Philippine Acetylene Co., Inc., defendant-appellant, purchased from one Alexander Lim, a motor vehicle the full payment thereof was under the terms and conditions of a promissory note.
As security for the payment, the appellant executed a chattel mortgage over the same motor vehicle in favor of Lim. Subsequently, Lim assigned to the Filinvest all his rights, title, and interests in the promissory note and chattel mortgage by virtue of a Deed of Assignment
Filinvest, as a consequence of its merger with the Credit and Development Corp., assigned to the new corporation, (herein plaintiff-appellee Filinvest Credit Corporation) all its rights, title, and interests on the aforesaid promissory note and chattel mortgage.
In effect, the payment of the unpaid balance owed by defendant-appellant to Lim was financed by plaintiff-appellee such that Lim became fully paid.
Appellant defaulted in the payment of nine successive installments. Appellee then sent a demand letter to pay the amount in full with interest and charges or to return the mortgaged property.
Appellant advised appellee of its decision to “return the mortgaged property, which return shall be in full satisfaction of its indebtedness pursuant to Article 1484 of the New Civil Code.”
Appellee offered to deliver back the motor vehicle to the appellant but the latter refused to accept it, so appellee instituted an action for collection of a sum of money with damages.
In its answer, appellant, while admitting the material allegations of the appellee’s complaint, avers that appellee has no cause of action against it since its obligation towards the appellee was extinguished when in compliance with the appellee’s demand letter, it returned the mortgaged property to the appellee.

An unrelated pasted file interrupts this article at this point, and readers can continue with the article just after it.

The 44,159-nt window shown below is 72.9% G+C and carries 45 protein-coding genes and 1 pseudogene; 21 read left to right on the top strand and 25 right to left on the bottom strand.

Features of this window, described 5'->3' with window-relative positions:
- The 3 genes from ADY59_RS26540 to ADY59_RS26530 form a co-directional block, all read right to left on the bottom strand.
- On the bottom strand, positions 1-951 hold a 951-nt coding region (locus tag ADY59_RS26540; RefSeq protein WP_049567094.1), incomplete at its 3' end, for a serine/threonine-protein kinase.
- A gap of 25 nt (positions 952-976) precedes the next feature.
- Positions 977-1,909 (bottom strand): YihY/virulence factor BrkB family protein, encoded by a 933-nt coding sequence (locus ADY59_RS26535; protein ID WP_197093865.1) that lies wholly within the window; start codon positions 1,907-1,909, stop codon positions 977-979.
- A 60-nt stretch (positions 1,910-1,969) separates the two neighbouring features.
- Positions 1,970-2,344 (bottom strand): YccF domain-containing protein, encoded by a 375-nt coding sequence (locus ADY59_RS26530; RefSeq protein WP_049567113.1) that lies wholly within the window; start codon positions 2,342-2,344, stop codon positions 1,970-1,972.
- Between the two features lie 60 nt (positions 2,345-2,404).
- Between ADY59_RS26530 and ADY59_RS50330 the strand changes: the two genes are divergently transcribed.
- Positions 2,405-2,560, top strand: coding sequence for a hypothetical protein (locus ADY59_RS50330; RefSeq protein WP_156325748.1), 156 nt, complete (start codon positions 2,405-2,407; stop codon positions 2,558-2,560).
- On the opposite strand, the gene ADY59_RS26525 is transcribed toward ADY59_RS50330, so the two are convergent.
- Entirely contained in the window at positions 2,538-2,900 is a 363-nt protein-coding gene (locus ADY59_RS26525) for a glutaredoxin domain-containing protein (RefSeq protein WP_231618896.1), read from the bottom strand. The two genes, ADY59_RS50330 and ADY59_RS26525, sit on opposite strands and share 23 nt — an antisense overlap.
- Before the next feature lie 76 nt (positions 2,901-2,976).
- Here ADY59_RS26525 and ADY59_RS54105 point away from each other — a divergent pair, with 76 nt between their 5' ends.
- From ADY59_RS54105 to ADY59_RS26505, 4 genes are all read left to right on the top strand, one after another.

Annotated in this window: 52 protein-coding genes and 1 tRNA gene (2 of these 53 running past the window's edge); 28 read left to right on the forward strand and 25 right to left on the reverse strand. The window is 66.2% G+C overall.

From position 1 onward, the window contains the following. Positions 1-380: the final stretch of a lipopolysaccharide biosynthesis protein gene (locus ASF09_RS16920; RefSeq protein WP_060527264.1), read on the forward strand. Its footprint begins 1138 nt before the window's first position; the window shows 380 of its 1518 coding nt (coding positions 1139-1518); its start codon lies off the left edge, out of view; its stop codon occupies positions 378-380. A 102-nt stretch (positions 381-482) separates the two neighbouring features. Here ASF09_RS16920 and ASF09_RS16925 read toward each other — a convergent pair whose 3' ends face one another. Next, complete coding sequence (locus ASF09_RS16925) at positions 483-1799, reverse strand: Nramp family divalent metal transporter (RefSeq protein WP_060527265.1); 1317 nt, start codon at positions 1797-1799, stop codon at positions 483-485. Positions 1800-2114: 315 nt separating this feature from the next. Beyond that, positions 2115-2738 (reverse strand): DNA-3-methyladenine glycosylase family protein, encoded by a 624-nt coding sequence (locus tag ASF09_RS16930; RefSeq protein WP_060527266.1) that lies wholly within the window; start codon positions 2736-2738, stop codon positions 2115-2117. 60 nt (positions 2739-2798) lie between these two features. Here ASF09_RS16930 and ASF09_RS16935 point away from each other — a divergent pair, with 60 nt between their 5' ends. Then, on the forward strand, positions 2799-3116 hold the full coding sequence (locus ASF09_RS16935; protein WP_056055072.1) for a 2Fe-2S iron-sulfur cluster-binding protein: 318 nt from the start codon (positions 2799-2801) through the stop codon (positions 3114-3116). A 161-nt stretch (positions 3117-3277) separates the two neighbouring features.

Whether or not the return of the mortgaged motor vehicle to the appellee by virtue of its voluntary surrender by the appellant totally extinguished and/or cancelled its obligation to the appellee.
The mere return of the mortgaged motor vehicle by the mortgagor, the herein appellant, to the mortgagee, the herein appellee, does not constitute dation in payment or dacion en pago in the absence, express or implied of the true intention of the parties.
Dacion en pago, according to Manresa, is the transmission of the ownership of a thing by the debtor to the creditor as an accepted equivalent of the performance of obligation. In dacion en pago, as a special mode of payment, the debtor offers another thing to the creditor who accepts it as equivalent of payment of an outstanding debt. The undertaking really partakes in one sense of the nature of sale, that is, the creditor is really buying the thing or property of the debtor, payment for which is to be charged against the debtor’s debt.
As such, the essential elements of a contract of sale, namely, consent, object certain, and cause or consideration must be present. In its modern concept, what actually takes place in dacion en pago is an objective novation of the obligation where the thing offered as an accepted equivalent of the performance of an obligation is considered as the object of the contract of sale, while the debt is considered as the purchase price. In any case, common consent is an essential prerequisite, be it sale or innovation to have the effect of totally extinguishing the debt or obligation.